Environment and Culture
Different recipes and styles of cooking developed due to environmental and cultural factors. Environments influence ingredient availability and effective cooking methods, and cultural traditions dictate perceptions of quality cuisine.
Environmental factors foremost impact ingredients available in a particular region, which directly affects the composition of traditional dishes. In the US, for example, mass production of corn has led to widespread use of high fructose corn syrup for flavor, which is uncommon throughout the rest of the world. Seafood's role in cuisine composition is also a matter of availability; areas with large coastlines that harbor plentiful marine life will feature seafood in dishes more often than those that are landlocked.
The environment also impacts taste in more complex ways. States in hotter parts of the world, for example, tend to have spicier national cuisines because spice helps mitigate environmental heat by protecting from microbes and parasites associated with meat spoilage, causing sweat that cools consumers off, and stimulating appetite as the heat suppresses it.
"Good food" is often a cultural construction. Various cultures value different aspects of food, such as texture or sweetness. Sea cucumber exemplifies this phenomenon. In China, it is an expensive delicacy, but most Westerners consider it to be bland and rubbery. This dissonance occurs because Western cultures generally prefer flavorful dishes with simple textures, but Chinese cuisine values textural intricacies. Therefore, to a Chinese person, a sea cucumber has a rich, delightful "mouthfeel" whereas a French person thinks they've eaten flavorless rubber.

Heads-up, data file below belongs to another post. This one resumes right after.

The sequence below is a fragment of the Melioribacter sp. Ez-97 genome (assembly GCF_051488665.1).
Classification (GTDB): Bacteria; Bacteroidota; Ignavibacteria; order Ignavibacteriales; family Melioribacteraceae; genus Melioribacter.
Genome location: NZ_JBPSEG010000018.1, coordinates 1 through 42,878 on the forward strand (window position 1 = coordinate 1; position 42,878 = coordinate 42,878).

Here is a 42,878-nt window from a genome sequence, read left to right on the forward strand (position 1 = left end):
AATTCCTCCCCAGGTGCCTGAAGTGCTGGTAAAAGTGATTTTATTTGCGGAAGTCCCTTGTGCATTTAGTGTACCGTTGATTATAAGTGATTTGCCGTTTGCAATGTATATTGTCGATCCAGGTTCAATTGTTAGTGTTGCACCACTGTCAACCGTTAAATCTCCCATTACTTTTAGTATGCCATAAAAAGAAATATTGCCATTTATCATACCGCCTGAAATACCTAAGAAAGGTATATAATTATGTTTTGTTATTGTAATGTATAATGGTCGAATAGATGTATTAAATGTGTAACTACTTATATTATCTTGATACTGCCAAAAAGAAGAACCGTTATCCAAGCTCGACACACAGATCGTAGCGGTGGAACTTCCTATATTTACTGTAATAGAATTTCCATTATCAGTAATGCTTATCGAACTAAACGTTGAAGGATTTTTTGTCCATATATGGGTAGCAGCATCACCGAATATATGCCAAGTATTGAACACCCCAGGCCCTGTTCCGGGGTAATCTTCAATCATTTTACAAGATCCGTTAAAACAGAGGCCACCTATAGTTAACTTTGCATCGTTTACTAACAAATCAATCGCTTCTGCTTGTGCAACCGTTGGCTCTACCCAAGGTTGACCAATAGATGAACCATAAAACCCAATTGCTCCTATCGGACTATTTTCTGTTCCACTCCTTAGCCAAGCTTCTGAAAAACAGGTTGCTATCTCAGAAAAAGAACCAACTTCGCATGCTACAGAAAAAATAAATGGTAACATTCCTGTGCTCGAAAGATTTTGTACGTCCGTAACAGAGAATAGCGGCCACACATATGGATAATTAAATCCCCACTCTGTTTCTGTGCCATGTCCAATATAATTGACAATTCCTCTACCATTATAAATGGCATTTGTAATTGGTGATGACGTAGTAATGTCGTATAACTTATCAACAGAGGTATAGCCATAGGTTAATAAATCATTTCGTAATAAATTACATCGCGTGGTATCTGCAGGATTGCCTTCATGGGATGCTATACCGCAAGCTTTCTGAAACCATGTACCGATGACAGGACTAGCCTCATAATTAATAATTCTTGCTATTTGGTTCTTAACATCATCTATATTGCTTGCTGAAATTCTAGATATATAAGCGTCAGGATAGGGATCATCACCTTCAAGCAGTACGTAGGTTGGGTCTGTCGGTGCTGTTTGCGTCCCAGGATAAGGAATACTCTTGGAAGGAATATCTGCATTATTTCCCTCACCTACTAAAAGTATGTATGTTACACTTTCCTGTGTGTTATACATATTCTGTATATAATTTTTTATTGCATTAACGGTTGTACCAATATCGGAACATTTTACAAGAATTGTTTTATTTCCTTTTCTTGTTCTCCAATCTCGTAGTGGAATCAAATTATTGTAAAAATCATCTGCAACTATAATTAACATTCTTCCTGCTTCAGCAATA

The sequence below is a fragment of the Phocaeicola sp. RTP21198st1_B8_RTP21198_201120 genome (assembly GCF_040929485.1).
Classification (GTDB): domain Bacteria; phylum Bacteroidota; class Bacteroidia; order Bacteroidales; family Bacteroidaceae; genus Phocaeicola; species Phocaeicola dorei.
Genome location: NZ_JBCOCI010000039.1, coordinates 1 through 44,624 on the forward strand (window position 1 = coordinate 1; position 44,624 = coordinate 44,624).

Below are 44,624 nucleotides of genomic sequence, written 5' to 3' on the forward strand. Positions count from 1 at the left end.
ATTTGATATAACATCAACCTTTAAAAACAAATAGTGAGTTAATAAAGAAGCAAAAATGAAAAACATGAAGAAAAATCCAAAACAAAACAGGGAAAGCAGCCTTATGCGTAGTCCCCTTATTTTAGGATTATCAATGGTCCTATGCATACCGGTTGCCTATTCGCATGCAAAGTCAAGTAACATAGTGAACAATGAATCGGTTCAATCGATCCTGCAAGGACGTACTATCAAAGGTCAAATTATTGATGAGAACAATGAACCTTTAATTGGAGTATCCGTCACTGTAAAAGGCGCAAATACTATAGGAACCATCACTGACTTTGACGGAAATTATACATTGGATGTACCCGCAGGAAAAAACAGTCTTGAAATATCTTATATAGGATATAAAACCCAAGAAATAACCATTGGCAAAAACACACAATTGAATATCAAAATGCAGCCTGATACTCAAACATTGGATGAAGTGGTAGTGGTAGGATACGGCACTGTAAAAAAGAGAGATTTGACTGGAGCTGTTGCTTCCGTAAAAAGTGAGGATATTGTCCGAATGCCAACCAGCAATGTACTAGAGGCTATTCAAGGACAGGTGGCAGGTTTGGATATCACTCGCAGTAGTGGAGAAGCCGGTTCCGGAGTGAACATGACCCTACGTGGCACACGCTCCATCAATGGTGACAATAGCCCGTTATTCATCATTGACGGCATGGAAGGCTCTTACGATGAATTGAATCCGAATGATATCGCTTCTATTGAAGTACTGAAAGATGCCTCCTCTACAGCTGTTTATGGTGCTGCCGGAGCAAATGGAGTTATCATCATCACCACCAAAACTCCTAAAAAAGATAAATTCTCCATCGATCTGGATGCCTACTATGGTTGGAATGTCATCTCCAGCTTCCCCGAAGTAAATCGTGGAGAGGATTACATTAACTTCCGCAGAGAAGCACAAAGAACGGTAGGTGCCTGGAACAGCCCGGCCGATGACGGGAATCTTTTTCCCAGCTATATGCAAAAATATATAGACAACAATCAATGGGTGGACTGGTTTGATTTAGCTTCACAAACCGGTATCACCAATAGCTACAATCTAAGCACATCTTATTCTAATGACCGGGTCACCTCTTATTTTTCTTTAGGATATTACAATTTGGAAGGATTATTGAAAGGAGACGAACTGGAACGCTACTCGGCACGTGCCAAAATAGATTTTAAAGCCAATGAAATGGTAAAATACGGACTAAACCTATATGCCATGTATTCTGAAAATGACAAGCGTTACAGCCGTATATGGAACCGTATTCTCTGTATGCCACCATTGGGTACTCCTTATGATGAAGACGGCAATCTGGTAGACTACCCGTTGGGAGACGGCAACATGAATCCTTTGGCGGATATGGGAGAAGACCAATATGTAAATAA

Different cultural perceptions of what constitutes a healthy diet also impact cuisine. Though fruits and dairy are often considered an essential component of a healthy diet in the West, Japan places them on the lowest rung of their dietary hierarchy. Therefore, in Japan, a healthy meal would often consist of grains, vegetables, and proteins, but in the US, fruit and yogurt are considered a common healthy snack. Safety issues also impact these health perceptions. A "raw" diet that consists of primarily uncooked goods is all the rage in the West, but in developing regions with lower water quality and handling standards, thoroughly cooking most meals is essential.
Cultural traditions and conceptions of politeness also affect the way food is prepared and eaten, which often impacts the food itself. In many parts of India, tradition dictates that it is polite to eat with your hands because your fingers and thumb come together to form a "Mudra" - a gesture of great spiritual value - while eating. Therefore, many traditional Indian dishes, like Samosas, are explicitly designed to be eaten by hand. Similarly, Western foods are made to be eaten with a knife and fork, and many East Asian dishes are designed for chopsticks. In sum, these small genetic, environmental, and cultural conditions blend to create a range of diverse flavors across the globe.